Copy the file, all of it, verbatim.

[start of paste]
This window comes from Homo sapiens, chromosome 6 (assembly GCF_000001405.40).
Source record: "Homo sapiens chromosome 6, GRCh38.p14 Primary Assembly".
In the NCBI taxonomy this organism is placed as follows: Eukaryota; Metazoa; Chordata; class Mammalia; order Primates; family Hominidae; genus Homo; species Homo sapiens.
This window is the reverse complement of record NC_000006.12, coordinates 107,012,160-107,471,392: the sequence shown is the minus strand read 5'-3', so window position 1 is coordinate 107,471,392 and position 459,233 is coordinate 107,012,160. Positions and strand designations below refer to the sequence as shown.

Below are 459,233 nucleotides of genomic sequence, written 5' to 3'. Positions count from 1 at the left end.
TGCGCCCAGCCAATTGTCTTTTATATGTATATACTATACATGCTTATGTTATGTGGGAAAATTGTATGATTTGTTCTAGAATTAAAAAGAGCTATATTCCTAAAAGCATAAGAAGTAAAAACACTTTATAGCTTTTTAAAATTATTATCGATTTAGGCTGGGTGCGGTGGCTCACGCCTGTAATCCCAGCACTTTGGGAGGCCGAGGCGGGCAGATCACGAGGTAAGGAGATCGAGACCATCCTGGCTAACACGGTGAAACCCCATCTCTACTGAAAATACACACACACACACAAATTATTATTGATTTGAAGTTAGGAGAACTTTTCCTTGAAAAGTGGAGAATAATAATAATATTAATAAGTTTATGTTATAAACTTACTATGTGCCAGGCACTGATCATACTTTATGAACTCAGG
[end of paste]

This window comes from Homo sapiens, chromosome 6 (assembly GCF_000001405.40).
Source record: "Homo sapiens chromosome 6, GRCh38.p14 Primary Assembly".
In the NCBI taxonomy this organism is placed as follows: Eukaryota; Metazoa; Chordata; class Mammalia; order Primates; family Hominidae; genus Homo; species Homo sapiens.
This window is the reverse complement of record NC_000006.12, coordinates 107,012,160-107,471,392: the sequence shown is the minus strand read 5'-3', so window position 1 is coordinate 107,471,392 and position 459,233 is coordinate 107,012,160. Positions and strand designations below refer to the sequence as shown.

Below are 459,233 nucleotides of genomic sequence, written 5' to 3'. Positions count from 1 at the left end.
TGCGCCCAGCCAATTGTCTTTTATATGTATATACTATACATGCTTATGTTATGTGGGAAAATTGTATGATTTGTTCTAGAATTAAAAAGAGCTATATTCCTAAAAGCATAAGAAGTAAAAACACTTTATAGCTTTTTAAAATTATTATCGATTTAGGCTGGGTGCGGTGGCTCACGCCTGTAATCCCAGCACTTTGGGAGGCCGAGGCGGGCAGATCACGAGGTAAGGAGATCGAGACCATCCTGGCTAACACGGTGAAACCCCATCTCTACTGAAAATACACACACACACACAAATTATTATTGATTTGAAGTTAGGAGAACTTTTCCTTGAAAAGTGGAGAATAATAATAATATTAATAAGTTTATGTTATAAACTTACTATGTGCCAGGCACTGATCATACTTTATGAACTCAGG